Interposed between the distal end of the illumination fibers 14 and sample 35 is dichroic mirror 30. The dichroic mirror can be selected to reflect light of predetermined wavelength while allowing light of other wavelengths to pass substantially through mirror 30. In other words, in one embodiment dichroic mirror 30 is positioned at the distal end of the fiberscope such that light from a first light source passes substantially through the mirror while light of a predetermined wavelength (for example, from the second light source) is substantially reflected by the mirror toward the sample in order to illuminate sample 35. While the exemplary embodiment of FIG. 3A shows dichroic mirror 30 positioned at an angle with respect to housing 10 of the fiberscope, the principles of the disclosure are not limited thereto. The dichroic mirror 30 can be selected such that its optical properties would be resistant to temperature and/or humidity changes.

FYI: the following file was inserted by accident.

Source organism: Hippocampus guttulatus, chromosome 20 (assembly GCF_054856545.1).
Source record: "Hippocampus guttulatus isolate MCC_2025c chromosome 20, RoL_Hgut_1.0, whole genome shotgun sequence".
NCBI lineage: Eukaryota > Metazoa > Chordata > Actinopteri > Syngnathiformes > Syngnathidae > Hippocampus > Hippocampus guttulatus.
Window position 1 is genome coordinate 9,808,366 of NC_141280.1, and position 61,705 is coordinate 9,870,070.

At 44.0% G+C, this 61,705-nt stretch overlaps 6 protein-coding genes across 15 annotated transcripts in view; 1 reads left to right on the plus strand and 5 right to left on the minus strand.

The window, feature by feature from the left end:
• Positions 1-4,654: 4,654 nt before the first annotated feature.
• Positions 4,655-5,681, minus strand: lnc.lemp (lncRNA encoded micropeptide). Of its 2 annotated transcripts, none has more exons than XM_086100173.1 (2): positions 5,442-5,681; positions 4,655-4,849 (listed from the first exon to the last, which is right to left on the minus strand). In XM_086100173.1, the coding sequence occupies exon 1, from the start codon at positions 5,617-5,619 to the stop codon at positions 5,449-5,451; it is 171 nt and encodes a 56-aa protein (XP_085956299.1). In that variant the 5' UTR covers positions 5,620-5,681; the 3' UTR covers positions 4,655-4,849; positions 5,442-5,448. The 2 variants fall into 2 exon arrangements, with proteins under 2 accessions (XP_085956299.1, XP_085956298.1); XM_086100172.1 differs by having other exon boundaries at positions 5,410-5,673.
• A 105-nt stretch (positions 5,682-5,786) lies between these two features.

In one embodiment, the predetermined wavelength can be about 670 nm. The predetermined wavelength can also be in the range of about 220-1500 nm, 500-850 nm or 270-550 nm.